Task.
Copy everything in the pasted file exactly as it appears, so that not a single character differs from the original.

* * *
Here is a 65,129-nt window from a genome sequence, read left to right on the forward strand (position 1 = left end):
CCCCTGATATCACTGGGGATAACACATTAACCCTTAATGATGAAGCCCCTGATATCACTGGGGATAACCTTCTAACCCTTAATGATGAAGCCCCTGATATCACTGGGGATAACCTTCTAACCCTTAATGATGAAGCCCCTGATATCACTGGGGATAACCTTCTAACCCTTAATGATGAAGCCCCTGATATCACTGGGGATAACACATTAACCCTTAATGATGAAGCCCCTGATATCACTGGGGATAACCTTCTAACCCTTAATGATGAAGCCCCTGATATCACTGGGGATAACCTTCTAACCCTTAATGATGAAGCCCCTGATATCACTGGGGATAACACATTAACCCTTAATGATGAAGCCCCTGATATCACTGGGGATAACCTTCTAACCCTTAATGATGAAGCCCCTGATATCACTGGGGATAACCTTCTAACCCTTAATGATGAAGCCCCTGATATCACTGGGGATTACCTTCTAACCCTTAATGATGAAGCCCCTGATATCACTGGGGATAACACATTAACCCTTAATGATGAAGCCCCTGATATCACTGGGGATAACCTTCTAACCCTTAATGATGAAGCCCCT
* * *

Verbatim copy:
Here is a 65,129-nt window from a genome sequence, read left to right on the forward strand (position 1 = left end):
CCCCTGATATCACTGGGGATAACACATTAACCCTTAATGATGAAGCCCCTGATATCACTGGGGATAACCTTCTAACCCTTAATGATGAAGCCCCTGATATCACTGGGGATAACCTTCTAACCCTTAATGATGAAGCCCCTGATATCACTGGGGATAACCTTCTAACCCTTAATGATGAAGCCCCTGATATCACTGGGGATAACACATTAACCCTTAATGATGAAGCCCCTGATATCACTGGGGATAACCTTCTAACCCTTAATGATGAAGCCCCTGATATCACTGGGGATAACCTTCTAACCCTTAATGATGAAGCCCCTGATATCACTGGGGATAACACATTAACCCTTAATGATGAAGCCCCTGATATCACTGGGGATAACCTTCTAACCCTTAATGATGAAGCCCCTGATATCACTGGGGATAACCTTCTAACCCTTAATGATGAAGCCCCTGATATCACTGGGGATTACCTTCTAACCCTTAATGATGAAGCCCCTGATATCACTGGGGATAACACATTAACCCTTAATGATGAAGCCCCTGATATCACTGGGGATAACCTTCTAACCCTTAATGATGAAGCCCCT